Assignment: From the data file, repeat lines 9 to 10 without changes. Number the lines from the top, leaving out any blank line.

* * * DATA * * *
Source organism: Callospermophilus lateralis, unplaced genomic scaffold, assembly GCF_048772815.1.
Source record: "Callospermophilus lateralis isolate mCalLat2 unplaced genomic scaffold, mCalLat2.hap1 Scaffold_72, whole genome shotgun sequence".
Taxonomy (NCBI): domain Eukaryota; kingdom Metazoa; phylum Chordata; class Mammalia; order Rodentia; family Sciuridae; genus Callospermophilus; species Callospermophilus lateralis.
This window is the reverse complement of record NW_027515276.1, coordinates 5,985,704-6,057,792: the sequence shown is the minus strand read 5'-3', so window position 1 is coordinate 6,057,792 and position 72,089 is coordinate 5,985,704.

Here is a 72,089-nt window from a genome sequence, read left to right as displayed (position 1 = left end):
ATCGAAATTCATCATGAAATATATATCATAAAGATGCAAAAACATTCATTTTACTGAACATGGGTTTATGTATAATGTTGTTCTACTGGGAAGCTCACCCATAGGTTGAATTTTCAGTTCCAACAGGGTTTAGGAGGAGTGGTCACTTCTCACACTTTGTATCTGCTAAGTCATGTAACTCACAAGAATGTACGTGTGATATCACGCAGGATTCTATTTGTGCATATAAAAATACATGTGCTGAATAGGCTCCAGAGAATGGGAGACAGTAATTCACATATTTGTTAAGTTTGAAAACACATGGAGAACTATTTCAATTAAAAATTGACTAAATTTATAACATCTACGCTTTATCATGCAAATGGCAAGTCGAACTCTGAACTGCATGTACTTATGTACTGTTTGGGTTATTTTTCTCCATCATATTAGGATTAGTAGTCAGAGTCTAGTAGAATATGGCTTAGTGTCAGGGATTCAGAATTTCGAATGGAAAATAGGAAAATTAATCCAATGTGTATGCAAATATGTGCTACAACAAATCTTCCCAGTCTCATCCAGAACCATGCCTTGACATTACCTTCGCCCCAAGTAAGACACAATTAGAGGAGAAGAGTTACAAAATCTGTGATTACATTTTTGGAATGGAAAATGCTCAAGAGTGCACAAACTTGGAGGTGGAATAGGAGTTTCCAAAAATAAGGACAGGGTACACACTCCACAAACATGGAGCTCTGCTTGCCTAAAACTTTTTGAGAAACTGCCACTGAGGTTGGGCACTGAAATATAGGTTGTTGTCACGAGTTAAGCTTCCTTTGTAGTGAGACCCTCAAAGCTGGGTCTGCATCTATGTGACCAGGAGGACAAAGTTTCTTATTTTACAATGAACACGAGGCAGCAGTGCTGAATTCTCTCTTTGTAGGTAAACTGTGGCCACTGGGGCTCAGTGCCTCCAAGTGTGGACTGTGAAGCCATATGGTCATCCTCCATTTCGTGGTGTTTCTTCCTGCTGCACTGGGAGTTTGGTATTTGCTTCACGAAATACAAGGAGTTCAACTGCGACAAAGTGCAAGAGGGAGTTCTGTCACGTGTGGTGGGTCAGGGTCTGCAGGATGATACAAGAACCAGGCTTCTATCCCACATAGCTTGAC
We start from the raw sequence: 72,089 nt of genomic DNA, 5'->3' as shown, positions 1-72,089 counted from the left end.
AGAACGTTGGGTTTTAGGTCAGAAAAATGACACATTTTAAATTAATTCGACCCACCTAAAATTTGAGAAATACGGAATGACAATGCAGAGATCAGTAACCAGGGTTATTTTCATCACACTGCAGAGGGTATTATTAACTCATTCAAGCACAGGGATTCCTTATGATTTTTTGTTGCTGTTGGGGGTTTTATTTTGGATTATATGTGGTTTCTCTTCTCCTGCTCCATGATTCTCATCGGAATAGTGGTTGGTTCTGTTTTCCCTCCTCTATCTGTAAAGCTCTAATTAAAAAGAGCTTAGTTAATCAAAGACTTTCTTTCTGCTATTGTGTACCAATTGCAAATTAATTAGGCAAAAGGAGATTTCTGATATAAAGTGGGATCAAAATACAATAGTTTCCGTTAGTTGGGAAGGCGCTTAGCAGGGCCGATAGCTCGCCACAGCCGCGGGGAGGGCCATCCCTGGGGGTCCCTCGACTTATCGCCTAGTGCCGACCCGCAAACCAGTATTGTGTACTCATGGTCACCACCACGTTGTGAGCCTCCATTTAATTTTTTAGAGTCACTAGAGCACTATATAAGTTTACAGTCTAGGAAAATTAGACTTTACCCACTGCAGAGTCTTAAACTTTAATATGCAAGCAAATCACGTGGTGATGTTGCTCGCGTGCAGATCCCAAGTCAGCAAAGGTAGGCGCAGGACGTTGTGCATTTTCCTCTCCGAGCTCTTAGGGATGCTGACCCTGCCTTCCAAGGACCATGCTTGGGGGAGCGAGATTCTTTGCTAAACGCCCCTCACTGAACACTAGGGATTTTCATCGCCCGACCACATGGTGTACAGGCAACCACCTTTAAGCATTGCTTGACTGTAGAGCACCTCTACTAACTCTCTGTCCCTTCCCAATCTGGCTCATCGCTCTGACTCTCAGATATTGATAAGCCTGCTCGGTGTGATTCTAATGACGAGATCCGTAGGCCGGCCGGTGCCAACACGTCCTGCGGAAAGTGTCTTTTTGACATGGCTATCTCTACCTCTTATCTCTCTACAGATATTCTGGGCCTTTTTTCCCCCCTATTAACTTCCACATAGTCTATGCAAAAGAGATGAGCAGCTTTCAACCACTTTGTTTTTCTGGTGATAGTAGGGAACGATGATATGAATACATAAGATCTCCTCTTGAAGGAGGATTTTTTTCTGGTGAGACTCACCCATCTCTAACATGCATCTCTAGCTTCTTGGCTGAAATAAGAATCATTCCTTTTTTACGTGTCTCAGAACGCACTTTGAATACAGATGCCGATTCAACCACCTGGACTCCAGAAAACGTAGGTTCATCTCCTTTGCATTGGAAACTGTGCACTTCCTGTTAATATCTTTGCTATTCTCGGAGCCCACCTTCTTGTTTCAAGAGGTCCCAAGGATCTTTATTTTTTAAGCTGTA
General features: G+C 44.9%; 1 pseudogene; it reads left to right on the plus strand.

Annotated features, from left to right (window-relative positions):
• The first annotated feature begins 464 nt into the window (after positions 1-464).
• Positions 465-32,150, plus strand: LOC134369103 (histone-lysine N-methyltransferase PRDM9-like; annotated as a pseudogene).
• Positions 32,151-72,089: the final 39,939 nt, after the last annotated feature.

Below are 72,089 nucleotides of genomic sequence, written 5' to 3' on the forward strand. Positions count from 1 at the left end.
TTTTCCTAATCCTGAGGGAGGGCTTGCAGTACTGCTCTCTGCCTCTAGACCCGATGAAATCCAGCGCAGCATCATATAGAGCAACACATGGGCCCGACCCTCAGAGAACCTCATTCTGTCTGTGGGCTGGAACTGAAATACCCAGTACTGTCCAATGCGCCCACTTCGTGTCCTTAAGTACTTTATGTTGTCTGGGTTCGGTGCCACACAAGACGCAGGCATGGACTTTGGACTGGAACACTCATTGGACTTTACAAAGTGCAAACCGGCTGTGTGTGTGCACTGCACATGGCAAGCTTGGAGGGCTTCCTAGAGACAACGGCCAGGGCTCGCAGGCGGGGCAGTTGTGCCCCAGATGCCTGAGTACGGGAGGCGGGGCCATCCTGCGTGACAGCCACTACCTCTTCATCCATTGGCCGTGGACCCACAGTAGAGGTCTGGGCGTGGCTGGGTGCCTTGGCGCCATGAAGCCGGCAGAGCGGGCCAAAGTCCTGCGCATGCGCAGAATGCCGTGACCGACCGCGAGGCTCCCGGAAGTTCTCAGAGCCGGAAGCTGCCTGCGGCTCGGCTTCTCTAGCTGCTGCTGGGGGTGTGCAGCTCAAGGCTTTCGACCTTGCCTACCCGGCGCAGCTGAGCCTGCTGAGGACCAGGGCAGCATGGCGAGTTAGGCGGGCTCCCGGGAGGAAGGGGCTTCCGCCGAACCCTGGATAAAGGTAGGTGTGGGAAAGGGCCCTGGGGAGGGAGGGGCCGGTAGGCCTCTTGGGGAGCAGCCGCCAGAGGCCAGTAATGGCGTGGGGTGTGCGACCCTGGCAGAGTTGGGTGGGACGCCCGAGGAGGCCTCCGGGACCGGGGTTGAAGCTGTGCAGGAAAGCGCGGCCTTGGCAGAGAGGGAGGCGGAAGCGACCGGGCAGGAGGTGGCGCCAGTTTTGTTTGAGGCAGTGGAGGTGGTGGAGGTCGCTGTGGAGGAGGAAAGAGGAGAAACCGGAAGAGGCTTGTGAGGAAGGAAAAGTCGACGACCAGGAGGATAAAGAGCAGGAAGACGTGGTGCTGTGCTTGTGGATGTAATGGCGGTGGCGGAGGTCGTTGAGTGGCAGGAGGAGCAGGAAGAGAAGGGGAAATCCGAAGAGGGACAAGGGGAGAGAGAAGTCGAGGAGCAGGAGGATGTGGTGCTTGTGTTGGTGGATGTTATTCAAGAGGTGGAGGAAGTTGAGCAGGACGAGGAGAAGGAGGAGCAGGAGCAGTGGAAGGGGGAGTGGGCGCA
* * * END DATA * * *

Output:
General features: G+C 44.9%; 1 pseudogene; it reads left to right on the plus strand.

Annotated features, from left to right (window-relative positions):